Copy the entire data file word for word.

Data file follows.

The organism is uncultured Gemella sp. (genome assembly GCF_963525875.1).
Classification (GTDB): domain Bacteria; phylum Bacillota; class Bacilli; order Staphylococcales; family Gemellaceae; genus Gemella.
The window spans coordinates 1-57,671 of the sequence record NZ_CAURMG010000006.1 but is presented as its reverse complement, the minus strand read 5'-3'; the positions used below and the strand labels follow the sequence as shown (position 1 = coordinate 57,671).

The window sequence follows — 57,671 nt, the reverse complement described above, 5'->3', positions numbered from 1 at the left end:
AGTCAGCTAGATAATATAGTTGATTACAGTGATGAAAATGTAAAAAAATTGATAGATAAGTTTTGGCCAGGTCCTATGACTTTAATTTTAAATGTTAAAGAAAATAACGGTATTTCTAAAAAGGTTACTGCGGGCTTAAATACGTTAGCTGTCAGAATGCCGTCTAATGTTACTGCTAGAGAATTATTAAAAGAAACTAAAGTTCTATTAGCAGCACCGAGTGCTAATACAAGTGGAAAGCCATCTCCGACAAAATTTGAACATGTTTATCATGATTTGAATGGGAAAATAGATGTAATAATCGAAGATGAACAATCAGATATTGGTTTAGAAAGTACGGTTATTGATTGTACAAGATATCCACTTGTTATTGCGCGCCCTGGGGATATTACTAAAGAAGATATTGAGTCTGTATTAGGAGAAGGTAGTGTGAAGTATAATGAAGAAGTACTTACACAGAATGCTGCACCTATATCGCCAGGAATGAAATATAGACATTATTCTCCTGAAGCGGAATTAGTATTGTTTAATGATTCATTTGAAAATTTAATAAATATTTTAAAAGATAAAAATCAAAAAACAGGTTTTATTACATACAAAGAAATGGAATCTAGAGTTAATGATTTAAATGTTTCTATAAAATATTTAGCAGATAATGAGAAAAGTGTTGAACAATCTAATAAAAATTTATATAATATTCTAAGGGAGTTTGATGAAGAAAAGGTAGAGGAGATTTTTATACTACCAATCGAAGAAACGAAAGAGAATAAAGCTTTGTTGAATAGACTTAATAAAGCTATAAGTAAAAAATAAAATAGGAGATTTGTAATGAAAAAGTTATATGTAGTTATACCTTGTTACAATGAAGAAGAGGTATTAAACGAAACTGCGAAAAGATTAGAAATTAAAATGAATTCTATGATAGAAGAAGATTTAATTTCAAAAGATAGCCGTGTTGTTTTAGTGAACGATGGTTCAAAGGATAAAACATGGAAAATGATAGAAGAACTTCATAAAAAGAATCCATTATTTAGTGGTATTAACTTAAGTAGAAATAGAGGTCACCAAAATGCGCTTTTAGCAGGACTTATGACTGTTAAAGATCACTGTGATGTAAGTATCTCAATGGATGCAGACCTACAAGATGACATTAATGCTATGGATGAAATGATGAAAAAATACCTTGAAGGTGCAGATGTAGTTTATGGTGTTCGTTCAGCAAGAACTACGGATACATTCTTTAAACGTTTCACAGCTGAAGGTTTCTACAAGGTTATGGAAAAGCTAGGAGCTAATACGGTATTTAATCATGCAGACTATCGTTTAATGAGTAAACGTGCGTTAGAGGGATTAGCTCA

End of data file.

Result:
The organism is uncultured Gemella sp. (genome assembly GCF_963525875.1).
Classification (GTDB): domain Bacteria; phylum Bacillota; class Bacilli; order Staphylococcales; family Gemellaceae; genus Gemella.
The window spans coordinates 1-57,671 of the sequence record NZ_CAURMG010000006.1 but is presented as its reverse complement, the minus strand read 5'-3'; the positions used below and the strand labels follow the sequence as shown (position 1 = coordinate 57,671).

The window sequence follows — 57,671 nt, the reverse complement described above, 5'->3', positions numbered from 1 at the left end:
AGTCAGCTAGATAATATAGTTGATTACAGTGATGAAAATGTAAAAAAATTGATAGATAAGTTTTGGCCAGGTCCTATGACTTTAATTTTAAATGTTAAAGAAAATAACGGTATTTCTAAAAAGGTTACTGCGGGCTTAAATACGTTAGCTGTCAGAATGCCGTCTAATGTTACTGCTAGAGAATTATTAAAAGAAACTAAAGTTCTATTAGCAGCACCGAGTGCTAATACAAGTGGAAAGCCATCTCCGACAAAATTTGAACATGTTTATCATGATTTGAATGGGAAAATAGATGTAATAATCGAAGATGAACAATCAGATATTGGTTTAGAAAGTACGGTTATTGATTGTACAAGATATCCACTTGTTATTGCGCGCCCTGGGGATATTACTAAAGAAGATATTGAGTCTGTATTAGGAGAAGGTAGTGTGAAGTATAATGAAGAAGTACTTACACAGAATGCTGCACCTATATCGCCAGGAATGAAATATAGACATTATTCTCCTGAAGCGGAATTAGTATTGTTTAATGATTCATTTGAAAATTTAATAAATATTTTAAAAGATAAAAATCAAAAAACAGGTTTTATTACATACAAAGAAATGGAATCTAGAGTTAATGATTTAAATGTTTCTATAAAATATTTAGCAGATAATGAGAAAAGTGTTGAACAATCTAATAAAAATTTATATAATATTCTAAGGGAGTTTGATGAAGAAAAGGTAGAGGAGATTTTTATACTACCAATCGAAGAAACGAAAGAGAATAAAGCTTTGTTGAATAGACTTAATAAAGCTATAAGTAAAAAATAAAATAGGAGATTTGTAATGAAAAAGTTATATGTAGTTATACCTTGTTACAATGAAGAAGAGGTATTAAACGAAACTGCGAAAAGATTAGAAATTAAAATGAATTCTATGATAGAAGAAGATTTAATTTCAAAAGATAGCCGTGTTGTTTTAGTGAACGATGGTTCAAAGGATAAAACATGGAAAATGATAGAAGAACTTCATAAAAAGAATCCATTATTTAGTGGTATTAACTTAAGTAGAAATAGAGGTCACCAAAATGCGCTTTTAGCAGGACTTATGACTGTTAAAGATCACTGTGATGTAAGTATCTCAATGGATGCAGACCTACAAGATGACATTAATGCTATGGATGAAATGATGAAAAAATACCTTGAAGGTGCAGATGTAGTTTATGGTGTTCGTTCAGCAAGAACTACGGATACATTCTTTAAACGTTTCACAGCTGAAGGTTTCTACAAGGTTATGGAAAAGCTAGGAGCTAATACGGTATTTAATCATGCAGACTATCGTTTAATGAGTAAACGTGCGTTAGAGGGATTAGCTCA